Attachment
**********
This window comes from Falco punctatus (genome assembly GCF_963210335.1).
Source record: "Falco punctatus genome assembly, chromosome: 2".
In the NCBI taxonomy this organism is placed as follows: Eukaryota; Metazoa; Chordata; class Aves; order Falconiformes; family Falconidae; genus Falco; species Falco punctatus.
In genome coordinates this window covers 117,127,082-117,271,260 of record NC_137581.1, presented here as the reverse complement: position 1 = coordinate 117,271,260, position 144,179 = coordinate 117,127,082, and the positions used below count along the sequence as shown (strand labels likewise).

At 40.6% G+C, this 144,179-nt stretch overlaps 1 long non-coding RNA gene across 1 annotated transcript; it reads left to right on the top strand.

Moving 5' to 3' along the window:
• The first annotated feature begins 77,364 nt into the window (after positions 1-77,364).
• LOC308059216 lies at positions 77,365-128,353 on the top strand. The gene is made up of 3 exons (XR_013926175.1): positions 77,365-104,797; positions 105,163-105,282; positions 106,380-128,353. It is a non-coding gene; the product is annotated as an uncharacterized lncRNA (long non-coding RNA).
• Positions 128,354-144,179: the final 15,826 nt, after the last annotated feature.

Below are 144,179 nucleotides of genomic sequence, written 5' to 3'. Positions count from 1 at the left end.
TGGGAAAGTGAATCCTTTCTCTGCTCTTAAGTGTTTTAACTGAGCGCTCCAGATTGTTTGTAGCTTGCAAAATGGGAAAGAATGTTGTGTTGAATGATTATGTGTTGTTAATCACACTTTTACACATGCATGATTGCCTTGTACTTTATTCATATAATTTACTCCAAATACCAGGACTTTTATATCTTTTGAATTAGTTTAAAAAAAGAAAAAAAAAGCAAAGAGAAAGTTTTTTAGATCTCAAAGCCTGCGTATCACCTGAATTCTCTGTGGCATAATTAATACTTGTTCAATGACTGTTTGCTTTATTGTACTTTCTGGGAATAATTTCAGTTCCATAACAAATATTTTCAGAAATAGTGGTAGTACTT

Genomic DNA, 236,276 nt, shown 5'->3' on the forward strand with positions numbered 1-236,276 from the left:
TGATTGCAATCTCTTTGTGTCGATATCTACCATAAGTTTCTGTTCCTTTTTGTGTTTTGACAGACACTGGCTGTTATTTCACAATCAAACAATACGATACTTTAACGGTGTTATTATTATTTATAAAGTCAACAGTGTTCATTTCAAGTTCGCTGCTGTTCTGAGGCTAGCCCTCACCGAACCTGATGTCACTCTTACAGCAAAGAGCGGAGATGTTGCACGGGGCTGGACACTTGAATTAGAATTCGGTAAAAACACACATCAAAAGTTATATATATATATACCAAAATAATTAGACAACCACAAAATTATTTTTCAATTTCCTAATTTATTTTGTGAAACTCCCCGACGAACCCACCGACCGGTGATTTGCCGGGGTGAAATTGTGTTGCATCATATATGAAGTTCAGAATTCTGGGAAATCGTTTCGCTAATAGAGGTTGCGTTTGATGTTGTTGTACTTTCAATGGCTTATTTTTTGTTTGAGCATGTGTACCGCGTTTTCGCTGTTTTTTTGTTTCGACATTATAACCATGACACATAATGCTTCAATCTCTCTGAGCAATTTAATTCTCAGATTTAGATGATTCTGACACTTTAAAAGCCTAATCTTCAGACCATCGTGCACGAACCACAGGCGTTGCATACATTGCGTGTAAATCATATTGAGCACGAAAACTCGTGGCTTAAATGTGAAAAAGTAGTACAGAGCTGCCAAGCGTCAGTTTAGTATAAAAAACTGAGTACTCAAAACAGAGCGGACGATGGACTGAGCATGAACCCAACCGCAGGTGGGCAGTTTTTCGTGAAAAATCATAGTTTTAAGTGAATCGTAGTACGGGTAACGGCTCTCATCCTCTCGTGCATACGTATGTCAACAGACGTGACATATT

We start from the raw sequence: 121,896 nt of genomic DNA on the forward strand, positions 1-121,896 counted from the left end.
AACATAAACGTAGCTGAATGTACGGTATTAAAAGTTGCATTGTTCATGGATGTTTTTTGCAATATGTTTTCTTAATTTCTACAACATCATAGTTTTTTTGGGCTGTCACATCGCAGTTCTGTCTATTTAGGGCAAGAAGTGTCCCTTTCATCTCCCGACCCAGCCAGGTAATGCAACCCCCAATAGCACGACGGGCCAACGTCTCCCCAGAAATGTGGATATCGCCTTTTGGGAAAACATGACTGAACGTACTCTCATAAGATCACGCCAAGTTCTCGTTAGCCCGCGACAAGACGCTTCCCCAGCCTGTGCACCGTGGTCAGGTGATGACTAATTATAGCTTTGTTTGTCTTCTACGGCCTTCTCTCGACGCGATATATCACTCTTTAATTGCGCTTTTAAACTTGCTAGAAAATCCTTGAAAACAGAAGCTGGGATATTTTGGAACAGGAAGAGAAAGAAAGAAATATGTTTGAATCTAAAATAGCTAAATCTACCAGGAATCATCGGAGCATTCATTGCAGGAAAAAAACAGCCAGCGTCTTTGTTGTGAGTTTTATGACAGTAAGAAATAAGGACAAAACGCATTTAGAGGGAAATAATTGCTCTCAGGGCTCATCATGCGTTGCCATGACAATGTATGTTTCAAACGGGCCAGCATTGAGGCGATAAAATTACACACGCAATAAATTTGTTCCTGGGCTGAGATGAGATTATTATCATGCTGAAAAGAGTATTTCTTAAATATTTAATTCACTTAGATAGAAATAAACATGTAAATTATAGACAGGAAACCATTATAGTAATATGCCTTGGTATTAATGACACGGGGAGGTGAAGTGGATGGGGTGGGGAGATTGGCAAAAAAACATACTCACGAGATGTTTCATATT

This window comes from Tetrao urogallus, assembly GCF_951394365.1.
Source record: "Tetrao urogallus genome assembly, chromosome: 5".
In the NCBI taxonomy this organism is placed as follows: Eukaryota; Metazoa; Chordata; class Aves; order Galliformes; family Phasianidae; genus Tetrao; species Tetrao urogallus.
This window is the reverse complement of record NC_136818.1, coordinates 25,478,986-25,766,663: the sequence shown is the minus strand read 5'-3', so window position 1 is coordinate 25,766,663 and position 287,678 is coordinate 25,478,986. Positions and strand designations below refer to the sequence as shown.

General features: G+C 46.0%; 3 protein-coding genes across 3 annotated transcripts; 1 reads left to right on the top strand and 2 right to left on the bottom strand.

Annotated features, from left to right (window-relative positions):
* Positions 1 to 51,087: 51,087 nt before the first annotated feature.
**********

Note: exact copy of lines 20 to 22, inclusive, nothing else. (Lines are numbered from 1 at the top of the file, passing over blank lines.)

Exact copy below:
General features: G+C 46.0%; 3 protein-coding genes across 3 annotated transcripts; 1 reads left to right on the top strand and 2 right to left on the bottom strand.

Annotated features, from left to right (window-relative positions):
* Positions 1 to 51,087: 51,087 nt before the first annotated feature.